The Reopening Ontario (A Flexible Response to COVID-19) Act, 2020 would, if passed, ensure important measures remain in place to address the threat of COVID-19 once the provincial declaration of emergency has ended. Specifically, the legislation would:

  • Continue emergency orders in effect under the Emergency Management and Civil Protection Act (EMCPA) under the new legislation for an initial 30 days.
  • Allow the Lieutenant Governor in Council to further extend these orders for up to 30 days at a time, as required to keep Ontarians safe.
  • Allow the Lieutenant Governor in Council to amend certain emergency orders continued under the EMCPA if the amendment relates to:
    • labour redeployment or workplace and management rules;
    • closure of places and spaces or regulation of how businesses and establishments can be open to provide goods or services in a safe manner;
    • compliance with public health advice; or
    • rules related to gatherings and organized public events.
  • Not allow new emergency orders to be created.
  • Allow emergency orders to be rescinded when it is safe to do so.

The ability to extend and amend orders under the new legislation would be limited to one year, unless extended by the Ontario legislature. Appropriate oversight and transparency would be ensured through regular, mandated reporting that provides the rationale for the extension of any emergency order. The legislation would include the same types of provisions on offences and penalties as set out under the EMCPA to address non-compliance with orders.

Quick Facts

  • The termination of the provincial emergency declaration under the EMCPA, or the passage of the proposed Act, would not preclude a head of council of a municipality from declaring under the EMCPA that an emergency exists in any part of the municipality or from continuing such a declaration.
  • The termination of the provincial emergency declaration under the EMCPA, or the passage of the proposed Act, would not preclude the exercise of the powers under the Health Protection and Promotion Act by Ontario’s Chief Medical Officer of Health or local medical officers of health.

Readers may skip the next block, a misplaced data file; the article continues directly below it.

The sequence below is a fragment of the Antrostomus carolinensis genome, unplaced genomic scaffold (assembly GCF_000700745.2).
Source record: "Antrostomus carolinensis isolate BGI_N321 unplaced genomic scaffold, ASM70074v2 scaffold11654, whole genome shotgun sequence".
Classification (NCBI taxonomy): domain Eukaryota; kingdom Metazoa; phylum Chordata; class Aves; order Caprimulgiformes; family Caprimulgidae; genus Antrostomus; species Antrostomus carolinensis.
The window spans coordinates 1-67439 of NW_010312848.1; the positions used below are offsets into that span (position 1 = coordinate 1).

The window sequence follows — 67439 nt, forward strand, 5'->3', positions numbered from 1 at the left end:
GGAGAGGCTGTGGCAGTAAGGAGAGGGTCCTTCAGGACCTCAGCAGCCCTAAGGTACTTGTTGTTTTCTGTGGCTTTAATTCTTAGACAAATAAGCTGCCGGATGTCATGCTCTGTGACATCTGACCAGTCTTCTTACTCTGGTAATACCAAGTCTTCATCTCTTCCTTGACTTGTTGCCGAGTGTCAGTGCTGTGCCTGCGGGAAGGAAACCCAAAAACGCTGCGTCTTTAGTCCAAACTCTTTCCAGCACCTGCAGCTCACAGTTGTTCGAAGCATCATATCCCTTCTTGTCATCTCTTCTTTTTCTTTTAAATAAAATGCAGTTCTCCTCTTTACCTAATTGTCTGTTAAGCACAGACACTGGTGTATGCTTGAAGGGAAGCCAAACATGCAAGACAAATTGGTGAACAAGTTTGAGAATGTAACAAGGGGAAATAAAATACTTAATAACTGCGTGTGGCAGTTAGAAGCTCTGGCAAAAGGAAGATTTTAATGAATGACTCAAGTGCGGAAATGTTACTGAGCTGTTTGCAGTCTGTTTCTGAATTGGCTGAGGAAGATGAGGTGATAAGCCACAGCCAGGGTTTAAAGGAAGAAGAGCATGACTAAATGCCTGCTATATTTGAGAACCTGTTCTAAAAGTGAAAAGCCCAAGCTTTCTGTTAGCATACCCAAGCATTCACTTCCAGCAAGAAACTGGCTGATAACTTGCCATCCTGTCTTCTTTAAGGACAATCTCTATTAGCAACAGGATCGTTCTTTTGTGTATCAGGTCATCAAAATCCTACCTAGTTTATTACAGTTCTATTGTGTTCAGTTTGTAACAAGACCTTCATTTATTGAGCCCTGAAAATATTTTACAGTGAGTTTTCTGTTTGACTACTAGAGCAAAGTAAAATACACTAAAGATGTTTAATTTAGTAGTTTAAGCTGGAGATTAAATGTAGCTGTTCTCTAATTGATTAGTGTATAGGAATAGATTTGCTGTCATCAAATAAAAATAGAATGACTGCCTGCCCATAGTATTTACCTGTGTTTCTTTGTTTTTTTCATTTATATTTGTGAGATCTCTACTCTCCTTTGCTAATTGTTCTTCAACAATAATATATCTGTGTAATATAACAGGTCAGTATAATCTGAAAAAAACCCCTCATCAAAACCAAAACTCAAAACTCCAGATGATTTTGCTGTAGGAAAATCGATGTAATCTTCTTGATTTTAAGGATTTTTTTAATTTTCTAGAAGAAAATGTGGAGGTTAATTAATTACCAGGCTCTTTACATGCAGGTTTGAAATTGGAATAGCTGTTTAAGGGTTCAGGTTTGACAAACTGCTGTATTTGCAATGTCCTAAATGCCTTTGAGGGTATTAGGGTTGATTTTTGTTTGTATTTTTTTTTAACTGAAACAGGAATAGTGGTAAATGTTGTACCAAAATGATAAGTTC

• The Government of Ontario declared a provincial declaration of emergency under s.7.0.1 of the EMCPA on March 17, 2020. The declaration has been extended under s.7.0.7 of the EMCPA and is in place until July 15, 2020, allowing the province to continue to make new emergency orders or amend existing orders under the EMCPA until that date.
  • On June 26, 2020, emergency orders then in effect that were made under section 7.0.2 of the EMCPA were extended to July 10.
  • A full list of current emergency orders in effect under the EMCPA can be found on the e-Laws website under the EMCPA and at Ontario.ca/alert.

Additional Resources

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William Watson: My hunch is the economy will bounce back quickly when this ‘Great Compression’ ends – Financial Post

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George Santayana meet Milan Kundera. Santayana (1863-1952) was the Spanish-born American philosopher most famous for saying: those who cannot remember the past are condemned to repeat it. Kundera (1929-) is a Czech-born French writer whose best-known work, “The Unbearable Lightness of Being,” holds that individual experience is “light” because it is not repeated. So its capacity to teach is limited. Which thinker, I wonder, is the best guide to the COVID economy?

The economists Robert Hall of Stanford University and Marianna Kudlyak of the San Francisco Federal Reserve Bank have recently discovered a remarkable regularity about the 11 postwar U.S. recessions: however high the unemployment rate rises it pretty much always declines at the rate of 0.85 percentage points per year.